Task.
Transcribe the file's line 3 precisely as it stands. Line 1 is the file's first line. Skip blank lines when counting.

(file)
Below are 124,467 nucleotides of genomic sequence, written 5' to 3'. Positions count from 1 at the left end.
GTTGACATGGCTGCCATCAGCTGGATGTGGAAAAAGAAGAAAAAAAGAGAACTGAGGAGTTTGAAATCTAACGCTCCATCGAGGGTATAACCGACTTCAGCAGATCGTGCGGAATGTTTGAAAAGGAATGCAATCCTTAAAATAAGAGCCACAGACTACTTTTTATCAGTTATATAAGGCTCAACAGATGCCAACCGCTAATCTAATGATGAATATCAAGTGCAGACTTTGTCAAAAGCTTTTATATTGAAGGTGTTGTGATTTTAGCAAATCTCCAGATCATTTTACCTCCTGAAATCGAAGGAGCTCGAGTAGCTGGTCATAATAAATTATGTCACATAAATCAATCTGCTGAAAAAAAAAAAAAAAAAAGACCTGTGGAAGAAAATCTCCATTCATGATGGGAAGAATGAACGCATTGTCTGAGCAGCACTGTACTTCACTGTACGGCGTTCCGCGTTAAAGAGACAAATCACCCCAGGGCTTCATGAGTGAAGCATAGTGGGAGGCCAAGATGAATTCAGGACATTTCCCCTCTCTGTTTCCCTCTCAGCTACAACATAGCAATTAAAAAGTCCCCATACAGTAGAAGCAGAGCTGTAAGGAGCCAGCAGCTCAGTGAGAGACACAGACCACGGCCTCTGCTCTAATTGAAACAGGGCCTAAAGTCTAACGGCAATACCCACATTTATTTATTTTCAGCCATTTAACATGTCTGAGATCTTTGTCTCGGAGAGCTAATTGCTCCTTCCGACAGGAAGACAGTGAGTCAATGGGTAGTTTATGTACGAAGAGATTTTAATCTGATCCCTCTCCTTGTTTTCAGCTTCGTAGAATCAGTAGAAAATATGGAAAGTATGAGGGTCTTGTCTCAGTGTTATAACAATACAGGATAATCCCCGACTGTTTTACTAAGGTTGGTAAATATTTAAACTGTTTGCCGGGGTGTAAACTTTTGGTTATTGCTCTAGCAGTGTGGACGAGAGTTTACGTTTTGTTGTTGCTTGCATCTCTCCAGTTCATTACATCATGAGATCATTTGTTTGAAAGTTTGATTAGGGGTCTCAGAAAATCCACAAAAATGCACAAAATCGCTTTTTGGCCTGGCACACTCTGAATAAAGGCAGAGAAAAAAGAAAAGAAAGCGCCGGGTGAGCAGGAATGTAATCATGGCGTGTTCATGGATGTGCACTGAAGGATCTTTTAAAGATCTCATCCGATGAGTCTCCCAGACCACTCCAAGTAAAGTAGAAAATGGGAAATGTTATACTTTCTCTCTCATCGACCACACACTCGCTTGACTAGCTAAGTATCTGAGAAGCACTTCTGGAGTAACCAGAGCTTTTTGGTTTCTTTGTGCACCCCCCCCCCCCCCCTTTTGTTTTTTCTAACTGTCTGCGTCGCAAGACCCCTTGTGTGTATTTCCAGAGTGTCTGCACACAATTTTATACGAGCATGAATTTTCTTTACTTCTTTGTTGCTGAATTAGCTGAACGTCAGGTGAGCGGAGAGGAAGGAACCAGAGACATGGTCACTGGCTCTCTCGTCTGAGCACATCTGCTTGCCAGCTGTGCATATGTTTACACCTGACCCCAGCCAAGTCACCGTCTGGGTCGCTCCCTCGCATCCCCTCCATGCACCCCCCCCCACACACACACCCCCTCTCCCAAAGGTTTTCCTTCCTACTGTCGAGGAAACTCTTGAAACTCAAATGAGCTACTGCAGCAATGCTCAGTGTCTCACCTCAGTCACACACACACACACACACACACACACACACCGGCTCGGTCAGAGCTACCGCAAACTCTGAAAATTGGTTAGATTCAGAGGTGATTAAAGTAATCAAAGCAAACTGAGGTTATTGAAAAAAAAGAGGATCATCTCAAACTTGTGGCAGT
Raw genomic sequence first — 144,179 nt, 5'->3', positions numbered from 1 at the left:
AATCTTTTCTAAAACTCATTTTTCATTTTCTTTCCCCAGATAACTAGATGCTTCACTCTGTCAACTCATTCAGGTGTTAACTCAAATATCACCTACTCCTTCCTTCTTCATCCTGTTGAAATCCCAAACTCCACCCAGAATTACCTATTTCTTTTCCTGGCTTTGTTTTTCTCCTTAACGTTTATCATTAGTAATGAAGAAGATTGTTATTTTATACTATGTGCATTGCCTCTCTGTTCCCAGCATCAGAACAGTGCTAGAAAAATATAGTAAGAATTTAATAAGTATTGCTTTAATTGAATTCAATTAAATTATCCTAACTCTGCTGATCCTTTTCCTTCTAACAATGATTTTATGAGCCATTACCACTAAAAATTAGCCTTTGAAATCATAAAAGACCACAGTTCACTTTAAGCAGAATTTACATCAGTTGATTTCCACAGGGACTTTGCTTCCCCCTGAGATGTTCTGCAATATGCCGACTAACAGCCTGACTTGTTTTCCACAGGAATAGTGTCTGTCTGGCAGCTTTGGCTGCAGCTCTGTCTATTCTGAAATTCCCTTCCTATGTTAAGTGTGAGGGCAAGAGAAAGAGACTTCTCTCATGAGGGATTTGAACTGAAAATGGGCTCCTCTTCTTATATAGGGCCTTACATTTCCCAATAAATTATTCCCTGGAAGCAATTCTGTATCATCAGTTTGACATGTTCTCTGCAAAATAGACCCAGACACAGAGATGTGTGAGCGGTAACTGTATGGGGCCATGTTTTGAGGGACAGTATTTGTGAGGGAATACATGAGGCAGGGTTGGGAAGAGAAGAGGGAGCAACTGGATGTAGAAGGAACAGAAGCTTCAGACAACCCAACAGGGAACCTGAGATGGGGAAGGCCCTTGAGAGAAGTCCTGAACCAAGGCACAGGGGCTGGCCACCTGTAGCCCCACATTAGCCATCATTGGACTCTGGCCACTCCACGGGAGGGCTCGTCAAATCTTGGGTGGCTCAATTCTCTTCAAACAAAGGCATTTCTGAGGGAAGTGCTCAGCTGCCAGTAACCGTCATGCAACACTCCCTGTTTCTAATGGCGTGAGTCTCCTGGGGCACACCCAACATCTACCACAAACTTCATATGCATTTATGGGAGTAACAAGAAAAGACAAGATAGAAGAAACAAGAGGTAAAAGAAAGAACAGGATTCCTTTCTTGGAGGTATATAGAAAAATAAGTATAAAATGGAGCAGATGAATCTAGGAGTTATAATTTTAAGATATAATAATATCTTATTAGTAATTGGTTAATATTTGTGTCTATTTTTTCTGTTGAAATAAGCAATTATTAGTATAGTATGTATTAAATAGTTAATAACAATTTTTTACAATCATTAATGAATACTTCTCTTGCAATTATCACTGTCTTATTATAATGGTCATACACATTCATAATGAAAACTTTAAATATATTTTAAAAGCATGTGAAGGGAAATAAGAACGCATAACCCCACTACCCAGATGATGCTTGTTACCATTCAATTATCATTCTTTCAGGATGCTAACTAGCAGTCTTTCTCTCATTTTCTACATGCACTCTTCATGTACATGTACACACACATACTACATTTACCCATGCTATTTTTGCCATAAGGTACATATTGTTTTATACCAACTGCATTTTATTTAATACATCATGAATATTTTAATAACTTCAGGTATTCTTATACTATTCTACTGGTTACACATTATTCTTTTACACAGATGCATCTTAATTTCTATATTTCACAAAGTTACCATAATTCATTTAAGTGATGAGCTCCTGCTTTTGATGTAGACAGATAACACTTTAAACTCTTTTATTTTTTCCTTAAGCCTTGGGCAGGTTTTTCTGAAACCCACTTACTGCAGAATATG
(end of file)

Raw genomic sequence first — 144,179 nt, 5'->3', positions numbered from 1 at the left: